But buyers who want a home in excellent condition probably will be happier purchasing an owner-occupied home. Those usually aren't as sharply priced as distressed properties, but there still are excellent values to be found.
Chicago, IL (PRWEB) July 23, 2009
The Chicago real estate market is an attractive one right now, especially for first-time buyers, according to RE/MAX real estate in northern Illinois. Mortgage interest rates are extremely low even though they've risen slightly of late. The selection of homes in most areas of the Illinois real estate market is large, and prices have declined generally, though more significantly in some areas than in others. Best of all, the federal government is offering first-time buyers an income tax credit of up to $8,000 for homes purchased before Dec. 1.
Another motivating factor is the large number of distressed properties, including homes in foreclosure and those offered as "short sales" (where the likely sales price won't cover the outstanding mortgage balance). Stories abound of homes selling for 25, 35 or even 50 percent less than their market value a year or two ago.
While average home prices have fallen considerably in that time, much of that decline reflects the fact that distressed properties, including foreclosures and short sales, now account for nearly half of total sales, according to Jim Merrion, regional director of the RE/MAX real estate network in northern Illinois.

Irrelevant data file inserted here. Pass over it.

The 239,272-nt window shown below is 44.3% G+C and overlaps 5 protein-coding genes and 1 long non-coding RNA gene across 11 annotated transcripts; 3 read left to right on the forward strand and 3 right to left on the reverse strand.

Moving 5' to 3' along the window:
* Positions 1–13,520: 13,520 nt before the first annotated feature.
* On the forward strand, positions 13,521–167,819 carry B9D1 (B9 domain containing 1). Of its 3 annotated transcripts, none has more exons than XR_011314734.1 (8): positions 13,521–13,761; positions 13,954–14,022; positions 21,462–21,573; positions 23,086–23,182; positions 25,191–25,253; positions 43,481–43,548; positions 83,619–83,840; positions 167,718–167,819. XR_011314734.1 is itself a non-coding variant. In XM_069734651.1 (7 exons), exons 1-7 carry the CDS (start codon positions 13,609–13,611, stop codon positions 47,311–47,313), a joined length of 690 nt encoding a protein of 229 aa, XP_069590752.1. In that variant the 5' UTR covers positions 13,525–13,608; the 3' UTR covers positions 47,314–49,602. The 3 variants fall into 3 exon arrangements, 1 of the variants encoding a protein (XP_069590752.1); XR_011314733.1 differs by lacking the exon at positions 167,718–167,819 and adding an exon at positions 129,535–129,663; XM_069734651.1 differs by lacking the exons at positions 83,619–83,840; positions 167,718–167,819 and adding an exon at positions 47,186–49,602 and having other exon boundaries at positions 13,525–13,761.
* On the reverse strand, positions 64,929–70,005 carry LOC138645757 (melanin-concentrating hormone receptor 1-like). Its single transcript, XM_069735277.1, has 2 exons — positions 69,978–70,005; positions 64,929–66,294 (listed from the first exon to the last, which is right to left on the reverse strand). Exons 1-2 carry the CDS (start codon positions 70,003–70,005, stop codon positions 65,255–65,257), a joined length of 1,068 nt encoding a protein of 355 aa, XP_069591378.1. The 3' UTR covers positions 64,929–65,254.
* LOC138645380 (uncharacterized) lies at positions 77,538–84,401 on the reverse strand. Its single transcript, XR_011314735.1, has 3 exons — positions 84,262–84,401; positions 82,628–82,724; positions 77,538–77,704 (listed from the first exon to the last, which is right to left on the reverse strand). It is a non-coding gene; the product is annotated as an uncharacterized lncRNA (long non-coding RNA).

"It is the best time in a decade or more to buy a home, but buyers must align their expectations with the new realities of this marketplace," Merrion said. "That is especially true for first-time buyers, whose knowledge of the home buying process is limited. Fortunately, there is now a great deal of valuable, up-to-date information available on the Internet at sites like our own http://www.illinoisproperty.com.
According to Vicki Geiger of RE/MAX Top Properties in Morris, Ill., a big part of an agent's job these days in working with first-time buyers is educating them about the tradeoffs in this market.
"Many young buyers are eager to look at foreclosures because they think they can get a great bargain, and, yes, there are real deals out there," she said, "But buyers who want a home in excellent condition probably will be happier purchasing an owner-occupied home. Those usually aren't as sharply priced as distressed properties, but there still are excellent values to be found."
Foreclosures and short sales are often viewed as two sides of the same coin, but there are important differences between them that buyers need to consider, according to Jay Reid, an agent with the Jane Lee Team at RE/MAX Top Performers in Lake Bluff, Ill.
"Foreclosed properties are owned by the lender, and those transactions usually can move ahead expeditiously," Reid said. "On the other hand, short sales are more complex. If a buyer wants to pursue a home that involves a short sale, retaining the services of experienced professionals, both a real estate agent and real estate attorney, is essential."